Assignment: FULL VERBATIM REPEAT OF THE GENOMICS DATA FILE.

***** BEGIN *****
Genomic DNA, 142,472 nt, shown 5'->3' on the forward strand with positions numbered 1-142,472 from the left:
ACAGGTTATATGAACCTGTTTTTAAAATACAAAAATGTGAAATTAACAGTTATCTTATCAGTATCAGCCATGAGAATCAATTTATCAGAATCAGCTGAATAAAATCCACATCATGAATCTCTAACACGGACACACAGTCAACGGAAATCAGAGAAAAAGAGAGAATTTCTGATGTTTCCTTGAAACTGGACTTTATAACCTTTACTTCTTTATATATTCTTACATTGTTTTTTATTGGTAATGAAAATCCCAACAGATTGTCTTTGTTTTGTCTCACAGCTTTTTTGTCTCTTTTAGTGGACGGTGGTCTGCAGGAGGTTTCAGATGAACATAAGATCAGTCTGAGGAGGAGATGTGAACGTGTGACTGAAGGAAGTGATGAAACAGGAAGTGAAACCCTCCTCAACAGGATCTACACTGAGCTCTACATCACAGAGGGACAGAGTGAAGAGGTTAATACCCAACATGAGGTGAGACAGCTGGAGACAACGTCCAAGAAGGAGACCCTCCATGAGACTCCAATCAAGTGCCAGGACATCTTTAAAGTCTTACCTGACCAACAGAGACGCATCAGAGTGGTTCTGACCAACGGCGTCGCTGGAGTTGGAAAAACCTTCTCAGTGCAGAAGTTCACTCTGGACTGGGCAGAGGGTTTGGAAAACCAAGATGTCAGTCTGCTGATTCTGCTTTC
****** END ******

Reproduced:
Genomic DNA, 142,472 nt, shown 5'->3' on the forward strand with positions numbered 1-142,472 from the left:
ACAGGTTATATGAACCTGTTTTTAAAATACAAAAATGTGAAATTAACAGTTATCTTATCAGTATCAGCCATGAGAATCAATTTATCAGAATCAGCTGAATAAAATCCACATCATGAATCTCTAACACGGACACACAGTCAACGGAAATCAGAGAAAAAGAGAGAATTTCTGATGTTTCCTTGAAACTGGACTTTATAACCTTTACTTCTTTATATATTCTTACATTGTTTTTTATTGGTAATGAAAATCCCAACAGATTGTCTTTGTTTTGTCTCACAGCTTTTTTGTCTCTTTTAGTGGACGGTGGTCTGCAGGAGGTTTCAGATGAACATAAGATCAGTCTGAGGAGGAGATGTGAACGTGTGACTGAAGGAAGTGATGAAACAGGAAGTGAAACCCTCCTCAACAGGATCTACACTGAGCTCTACATCACAGAGGGACAGAGTGAAGAGGTTAATACCCAACATGAGGTGAGACAGCTGGAGACAACGTCCAAGAAGGAGACCCTCCATGAGACTCCAATCAAGTGCCAGGACATCTTTAAAGTCTTACCTGACCAACAGAGACGCATCAGAGTGGTTCTGACCAACGGCGTCGCTGGAGTTGGAAAAACCTTCTCAGTGCAGAAGTTCACTCTGGACTGGGCAGAGGGTTTGGAAAACCAAGATGTCAGTCTGCTGATTCTGCTTTC